The Hon’ble High Court noted that the respondent had sent several lettersseeking copies of the documents for the purpose of filing the returns. But copies of all the documents seized had not been provided to the respondent. The respondent had sent letter under RTI Act and had also paid the fee asked for. However, the copies of all material/ documents seized during the search and seizure operations were not provided to the respondent. The respondent was also not provided the copy of the panchnama in respect of the documents seized from the premises occupied by his brother.
The Hon’ble High Court dismissed the contention that the respondent was further required to specify the document which was required by him for filing the return, to rebut the presumption of culpable mental state.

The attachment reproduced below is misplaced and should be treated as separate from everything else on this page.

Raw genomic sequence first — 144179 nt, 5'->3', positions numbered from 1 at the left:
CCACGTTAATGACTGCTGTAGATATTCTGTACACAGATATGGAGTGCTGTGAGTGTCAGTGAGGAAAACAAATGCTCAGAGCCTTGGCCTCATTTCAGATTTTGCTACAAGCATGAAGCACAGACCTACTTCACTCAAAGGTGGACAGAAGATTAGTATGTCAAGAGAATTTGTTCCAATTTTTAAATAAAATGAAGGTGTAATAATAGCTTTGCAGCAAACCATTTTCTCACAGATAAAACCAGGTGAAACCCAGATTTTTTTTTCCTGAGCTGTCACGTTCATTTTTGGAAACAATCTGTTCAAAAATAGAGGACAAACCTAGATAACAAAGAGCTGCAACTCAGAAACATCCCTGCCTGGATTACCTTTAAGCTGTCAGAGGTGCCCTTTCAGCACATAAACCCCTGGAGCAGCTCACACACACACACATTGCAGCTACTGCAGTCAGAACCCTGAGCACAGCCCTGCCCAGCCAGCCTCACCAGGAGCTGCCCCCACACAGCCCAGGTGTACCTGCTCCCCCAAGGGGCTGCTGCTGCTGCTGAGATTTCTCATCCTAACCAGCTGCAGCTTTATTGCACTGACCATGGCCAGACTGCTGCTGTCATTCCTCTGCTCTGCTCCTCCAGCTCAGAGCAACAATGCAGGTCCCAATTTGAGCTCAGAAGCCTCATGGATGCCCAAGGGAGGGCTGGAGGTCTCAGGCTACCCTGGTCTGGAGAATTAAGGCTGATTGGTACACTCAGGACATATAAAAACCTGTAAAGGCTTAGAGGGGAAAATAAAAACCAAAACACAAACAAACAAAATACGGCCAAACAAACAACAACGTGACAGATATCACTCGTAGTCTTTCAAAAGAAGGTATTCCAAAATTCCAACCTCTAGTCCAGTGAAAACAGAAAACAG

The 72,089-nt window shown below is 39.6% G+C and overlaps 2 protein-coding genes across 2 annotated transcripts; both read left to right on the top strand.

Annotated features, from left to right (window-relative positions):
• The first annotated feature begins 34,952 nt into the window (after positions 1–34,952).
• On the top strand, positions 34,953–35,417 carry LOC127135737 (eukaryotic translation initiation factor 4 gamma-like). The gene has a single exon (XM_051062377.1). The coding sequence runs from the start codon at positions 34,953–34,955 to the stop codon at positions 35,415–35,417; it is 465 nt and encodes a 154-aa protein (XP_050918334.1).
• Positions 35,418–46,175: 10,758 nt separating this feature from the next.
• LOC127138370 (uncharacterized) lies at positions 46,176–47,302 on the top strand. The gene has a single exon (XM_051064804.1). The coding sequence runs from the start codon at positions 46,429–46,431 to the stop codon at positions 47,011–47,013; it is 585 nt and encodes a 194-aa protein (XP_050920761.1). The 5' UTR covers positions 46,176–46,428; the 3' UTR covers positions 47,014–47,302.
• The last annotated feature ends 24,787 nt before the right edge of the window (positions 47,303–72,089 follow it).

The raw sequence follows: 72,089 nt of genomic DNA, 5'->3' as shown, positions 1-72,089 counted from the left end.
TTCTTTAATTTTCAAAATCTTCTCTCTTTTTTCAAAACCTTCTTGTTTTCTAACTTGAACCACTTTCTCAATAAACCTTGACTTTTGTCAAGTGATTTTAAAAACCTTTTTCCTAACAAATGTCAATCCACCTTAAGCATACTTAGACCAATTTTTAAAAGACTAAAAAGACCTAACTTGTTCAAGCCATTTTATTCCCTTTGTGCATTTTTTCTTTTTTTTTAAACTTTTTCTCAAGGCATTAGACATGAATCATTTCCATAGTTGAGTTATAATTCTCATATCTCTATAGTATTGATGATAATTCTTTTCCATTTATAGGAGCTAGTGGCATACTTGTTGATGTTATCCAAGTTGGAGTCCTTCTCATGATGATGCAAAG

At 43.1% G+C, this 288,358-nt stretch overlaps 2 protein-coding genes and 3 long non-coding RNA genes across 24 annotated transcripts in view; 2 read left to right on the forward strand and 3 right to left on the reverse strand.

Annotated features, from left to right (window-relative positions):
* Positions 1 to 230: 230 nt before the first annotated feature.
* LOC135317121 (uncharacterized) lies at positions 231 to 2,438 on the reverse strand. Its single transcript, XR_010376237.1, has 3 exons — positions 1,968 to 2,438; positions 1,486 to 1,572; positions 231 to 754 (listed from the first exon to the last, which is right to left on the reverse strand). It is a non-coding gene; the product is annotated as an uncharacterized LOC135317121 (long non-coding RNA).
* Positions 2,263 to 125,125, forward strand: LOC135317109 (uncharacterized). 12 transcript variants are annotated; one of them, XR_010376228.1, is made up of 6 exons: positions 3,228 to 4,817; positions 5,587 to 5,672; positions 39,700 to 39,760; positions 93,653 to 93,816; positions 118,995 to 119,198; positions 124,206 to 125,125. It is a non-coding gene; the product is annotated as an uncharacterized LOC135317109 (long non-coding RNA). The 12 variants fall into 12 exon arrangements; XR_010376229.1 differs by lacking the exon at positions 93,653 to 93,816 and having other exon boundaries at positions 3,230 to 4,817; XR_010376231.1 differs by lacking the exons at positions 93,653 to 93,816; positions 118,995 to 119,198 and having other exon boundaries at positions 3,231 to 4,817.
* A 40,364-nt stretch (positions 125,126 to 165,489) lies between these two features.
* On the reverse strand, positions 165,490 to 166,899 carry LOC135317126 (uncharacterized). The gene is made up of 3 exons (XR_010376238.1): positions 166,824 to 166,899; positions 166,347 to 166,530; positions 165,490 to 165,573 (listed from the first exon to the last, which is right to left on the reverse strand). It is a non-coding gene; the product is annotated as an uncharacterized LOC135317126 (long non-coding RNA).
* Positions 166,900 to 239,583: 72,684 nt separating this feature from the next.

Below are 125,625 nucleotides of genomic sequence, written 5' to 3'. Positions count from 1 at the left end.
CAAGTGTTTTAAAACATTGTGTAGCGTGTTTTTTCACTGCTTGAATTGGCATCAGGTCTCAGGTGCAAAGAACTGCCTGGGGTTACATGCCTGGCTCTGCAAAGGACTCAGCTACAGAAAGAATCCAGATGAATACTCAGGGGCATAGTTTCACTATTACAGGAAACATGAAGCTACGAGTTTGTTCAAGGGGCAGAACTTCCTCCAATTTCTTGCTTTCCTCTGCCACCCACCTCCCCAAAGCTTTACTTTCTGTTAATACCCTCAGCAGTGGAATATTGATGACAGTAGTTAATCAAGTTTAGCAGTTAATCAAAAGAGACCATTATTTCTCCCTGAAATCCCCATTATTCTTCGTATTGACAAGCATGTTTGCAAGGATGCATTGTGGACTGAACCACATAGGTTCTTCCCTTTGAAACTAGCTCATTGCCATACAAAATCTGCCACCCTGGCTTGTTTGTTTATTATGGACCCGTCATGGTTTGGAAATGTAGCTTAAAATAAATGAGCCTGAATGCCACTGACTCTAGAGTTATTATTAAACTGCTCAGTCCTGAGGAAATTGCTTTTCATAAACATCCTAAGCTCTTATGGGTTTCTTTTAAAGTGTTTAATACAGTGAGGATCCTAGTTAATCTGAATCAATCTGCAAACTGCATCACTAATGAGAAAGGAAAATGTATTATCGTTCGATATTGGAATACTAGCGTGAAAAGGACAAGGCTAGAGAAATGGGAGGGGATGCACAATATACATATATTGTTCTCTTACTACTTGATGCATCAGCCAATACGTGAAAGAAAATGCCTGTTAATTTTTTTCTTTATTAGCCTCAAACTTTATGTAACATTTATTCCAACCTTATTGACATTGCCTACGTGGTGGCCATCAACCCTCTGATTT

Prosecution u/s 276CC – Failure to file ITR was not willful
The Hon’ble High Court pointed out that returns for the relevant assessment year had already been filed in due course. The respondent was called upon to once again file the return pursuant to the allegedly incriminating material seized during the search and seizure operations. In such circumstances, it would be necessary for the respondent to examine all material documents seized during the search and seizure operations before filing the return. The respondent had already indicated his difficulty in doing so in view of the family disputes and had requested for inspection and copies of all documents seized during the raid.
The Hon’ble High Court upheld the order of the appellate court that the respondent’s failure to file the return at the material time could not be considered as willful.
The petition was dismissed.